Researchers from the Harvard School of Public Health found the risk of autism rises in parallel with exposure to fine particulate matter during pregnancy, with the biggest effect occurring in the final months of gestation. The results appeared in Thursday’s edition of Environmental Health Perspectives.
The findings add to other research suggesting the environment plays a role in the development of autism, a developmental disorder marked by repetitive behaviors and trouble communicating and socializing. The study, which started in 1989 and involved more than 100,000 nurses from across the U.S., will help researchers home in on the causes of autism and potential ways to prevent it, said Marc Weisskopf, a senior study author.
“One of the unique aspects of the study we did is that it provides an even stronger piece of evidence for there being a causal effect,” said Weisskopf, an associate professor of environmental and occupational epidemiology at Harvard in Boston. “It’s really the pollution doing it.”
Autism, thought to affect 1 in 68 children in the U.S., is typically diagnosed after behavioral changes start to develop before the age of 5. Recent studies suggest it may begin when certain brain cells fail to properly mature within the womb.
Researchers focused on 1,767 children born from 1990 to 2002, including 245 diagnosed with autism. The design of the study and the results rule out many confounding measures that can create a bias, Weisskopf said. The researchers took into account socioeconomic factors that can influence exposure to pollution or play a role in whether a child is diagnosed with autism.
The fact that pollution caused problems only during pregnancy strengthened the findings, since it’s unlikely other factors would have changed markedly before or after those nine months, he said in a telephone interview.
Embracing the research in Utah
Jon Owen, president of the Utah Autism Coalition, praised the Harvard study and said it jives with the results of other research he’s seen. This analysis of pollution’s effects has the largest scale of anything he’s seen connecting air quality to autism, he said.
“It’s definitely a very interesting data set they used. It seems like a high quality study,” Owen said. “It's not the first time we've heard about pollution causing autism. ... It's not a huge surprise to me.”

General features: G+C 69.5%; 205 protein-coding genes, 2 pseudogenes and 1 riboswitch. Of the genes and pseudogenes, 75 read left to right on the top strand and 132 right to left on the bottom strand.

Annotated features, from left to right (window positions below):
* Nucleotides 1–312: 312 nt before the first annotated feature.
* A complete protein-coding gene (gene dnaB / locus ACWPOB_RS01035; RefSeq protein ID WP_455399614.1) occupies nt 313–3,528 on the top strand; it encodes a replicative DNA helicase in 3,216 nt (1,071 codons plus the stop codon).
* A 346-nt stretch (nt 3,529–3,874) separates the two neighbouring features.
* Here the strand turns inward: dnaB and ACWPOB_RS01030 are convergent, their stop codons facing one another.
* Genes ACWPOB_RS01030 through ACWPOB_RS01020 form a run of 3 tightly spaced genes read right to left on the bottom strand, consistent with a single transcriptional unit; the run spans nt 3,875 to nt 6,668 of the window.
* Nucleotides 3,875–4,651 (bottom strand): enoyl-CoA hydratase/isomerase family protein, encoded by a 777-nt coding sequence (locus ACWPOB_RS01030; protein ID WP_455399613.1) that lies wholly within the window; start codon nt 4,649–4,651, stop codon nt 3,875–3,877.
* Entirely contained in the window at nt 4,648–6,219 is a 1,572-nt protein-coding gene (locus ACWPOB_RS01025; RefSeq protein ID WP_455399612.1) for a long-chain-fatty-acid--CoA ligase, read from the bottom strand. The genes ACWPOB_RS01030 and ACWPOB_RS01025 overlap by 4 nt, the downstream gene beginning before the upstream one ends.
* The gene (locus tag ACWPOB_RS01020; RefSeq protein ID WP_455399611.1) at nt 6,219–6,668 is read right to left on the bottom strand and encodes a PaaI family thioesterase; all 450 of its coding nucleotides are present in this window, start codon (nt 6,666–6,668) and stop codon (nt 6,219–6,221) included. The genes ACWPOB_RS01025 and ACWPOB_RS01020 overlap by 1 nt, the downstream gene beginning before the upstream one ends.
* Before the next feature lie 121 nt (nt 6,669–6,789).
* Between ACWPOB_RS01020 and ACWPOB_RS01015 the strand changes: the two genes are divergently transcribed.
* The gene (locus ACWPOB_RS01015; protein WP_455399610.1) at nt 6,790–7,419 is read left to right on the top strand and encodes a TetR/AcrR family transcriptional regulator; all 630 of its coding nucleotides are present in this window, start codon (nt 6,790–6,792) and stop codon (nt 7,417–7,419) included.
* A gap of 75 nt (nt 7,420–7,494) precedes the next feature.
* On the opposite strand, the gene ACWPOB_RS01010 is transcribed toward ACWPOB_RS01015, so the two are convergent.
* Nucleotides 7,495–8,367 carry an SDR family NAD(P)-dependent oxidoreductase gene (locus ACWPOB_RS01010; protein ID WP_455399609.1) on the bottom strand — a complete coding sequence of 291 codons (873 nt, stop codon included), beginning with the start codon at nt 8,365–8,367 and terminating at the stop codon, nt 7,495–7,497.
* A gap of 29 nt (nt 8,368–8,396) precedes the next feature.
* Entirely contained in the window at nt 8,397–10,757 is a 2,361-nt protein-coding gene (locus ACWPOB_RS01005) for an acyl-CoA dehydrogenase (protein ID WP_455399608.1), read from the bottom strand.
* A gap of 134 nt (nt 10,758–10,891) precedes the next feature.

Expectant women can use this study and others like it as a happy excuse, Owen quipped, to avoid areas with exorbitant pollution levels.
Dr. Brian Moench, founder and president of Utah Physicians for a Healthy Environment, said the study is part of a growing chorus about the silent effect of air pollution and other environmental factors on early brain development.
“This should be a wake-up call to lawmakers that we need to do something,” Moench said. “It’s one of many compelling reasons to take the task of cleaning up our air more seriously.”
One in 54 Utah children have autism, compared to 1 in 68 nationally, the Centers for Disease Control estimates. One in 34 boys in Utah has the condition, the CDC has said.
The high rate of autism in Utah is alarming, Moench said. Although air pollution is one of many autism’s possible contributing factors, he added, it ought to be taken seriously.
“That should compel this community to take this study even more seriously than even other cities or states.”
Autism is one of several medical conditions linked in some way to air pollutants and other toxic chemicals, Moench said. Multiple sclerosis, Alzheimer’s disease, early onset dementia and increased risk for stroke are all backed by research as having at least some correlation to environmental exposure.
Polluted surroundings can also negatively affect brain development in some instances during early childhood and not just during an expectant mother’s pregnanc, according Moench.
“We need to look at this more comprehensively,” he said.
Moench recommends several precautions that “a pregnant woman can reasonably take.” These include:
UPHE will be hosting two related seminars early next year at the Salt Lake City library. The first will be held Jan. 29 at 7 p.m. and will address air pollution and its effects on brain development. The second, held Feb. 15, will discuss air pollution as it relates to pregnancy. Both will run for 1 hour, 15 minutes.
Environmental and genetic factors not mutually exclusive
The ultimate cause of autism remains a mystery in most cases, said Charis Eng, chairwoman of the Lerner Research Institute’s Genomic Medicine Institute at the Cleveland Clinic in Ohio. While the Harvard study isn’t definitive and the findings could be coincidental, it’s not likely given the large size and the precise results, she said in a telephone interview.
“The truth is there has to be gene and environmental interactions,” said Eng, who wasn’t involved in the study. “I suspect the fetus already had the weak autism spectrum disorder genes, and then the genes and the environment interacted.”
If the child didn’t have the genetic predisposition, the impact may have been minimal or nonexistent, she said.
It’s likely there is an inflammatory or immune system response to the pollution that reaches the fetus, Weisskopf said. His team is now exploring those biological pathways and mapping autism cases to see if there are any clusters. He emphasized that many things contribute to the disorder and the absolute risk from pollution may be very small.
Fine particulate matter stems from many different sources, including traffic and power plants located hundreds of miles away. There is no way to avoid it entirely, though pregnant women may want to try to curtail their exposure when possible, Weisskopf said. He recommended against trips to cities with high levels of pollution and exercise in traffic-clogged areas during pregnancy.
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